Michael Keating

Michael Keating's picture
Professor
Michael
Keating
Job Title: 
Professor of Politics, University of Aberdeen and Director of ESRC Centre on Constitutional Change
Organisation: 
University of Aberdeen
Phone Number: 
+44 (0) 7758 329 876
Email Address: 
Biography: 

Michael Keating is Professor of Politics at the University of Aberdeen, part-time Professor at the University of Edinburgh and Director of the ESRC Centre on Constitutional Change. He has a BA from the University of Oxford and in 1975 was the first PhD graduate from what is now Glasgow Caledonian University. He has taught in several universities including Strathclyde, Western Ontario and the European University Institute, as well as universities in Spain and France.  He is a Fellow of the British Academy, the Royal Society of Edinburgh and the Academy of Social Sciences. Michael Keating is the author or editor of over thirty books on Scottish politics, European politics, nationalism and regionalism. Among his recent books are The Independence of Scotland (Oxford University Press, 2009) and Rescaling the European State (Oxford University Press, 2013).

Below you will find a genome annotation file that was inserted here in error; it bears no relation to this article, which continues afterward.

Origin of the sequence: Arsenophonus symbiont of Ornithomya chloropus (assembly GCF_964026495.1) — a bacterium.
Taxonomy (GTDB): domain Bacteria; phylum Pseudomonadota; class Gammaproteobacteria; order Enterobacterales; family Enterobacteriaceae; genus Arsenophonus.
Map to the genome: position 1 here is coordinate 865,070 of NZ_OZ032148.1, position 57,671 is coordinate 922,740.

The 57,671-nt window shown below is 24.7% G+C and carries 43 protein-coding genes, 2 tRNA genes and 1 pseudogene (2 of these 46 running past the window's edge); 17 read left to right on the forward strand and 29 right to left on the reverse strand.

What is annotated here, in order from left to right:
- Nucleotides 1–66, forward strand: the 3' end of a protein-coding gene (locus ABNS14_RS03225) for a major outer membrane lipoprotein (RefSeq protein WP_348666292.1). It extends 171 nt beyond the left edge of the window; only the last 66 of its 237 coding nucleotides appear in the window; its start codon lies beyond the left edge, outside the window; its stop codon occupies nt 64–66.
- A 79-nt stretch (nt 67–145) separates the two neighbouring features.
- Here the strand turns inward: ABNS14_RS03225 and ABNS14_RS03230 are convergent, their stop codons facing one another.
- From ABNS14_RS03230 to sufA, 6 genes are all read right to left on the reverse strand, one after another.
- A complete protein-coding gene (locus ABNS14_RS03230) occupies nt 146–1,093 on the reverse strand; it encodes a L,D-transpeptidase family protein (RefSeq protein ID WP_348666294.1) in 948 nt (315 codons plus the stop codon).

Project Job Role: 
Director, Centre on Constitutional Change

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5 years 3 months

Posts by this author:

The new government has thrown open the European questions but, asks Michael Keating, what - if any - answers might prove satisfactory? Now that the Conservatives have a majority government, we will have a referendum on membership of the European Union. This is scheduled to happen before the end of 2... Read more
Post type: Blog entry
It is a peculiar feature of devolution in the United Kingdom that each nation is treated differently, with its own settlement geared to local political demands.   Foreign observers look with puzzlement, seeing it as British pragmatism taken to extremes.   Yet, whether by chance or design, devolution... Read more
Post type: Blog entry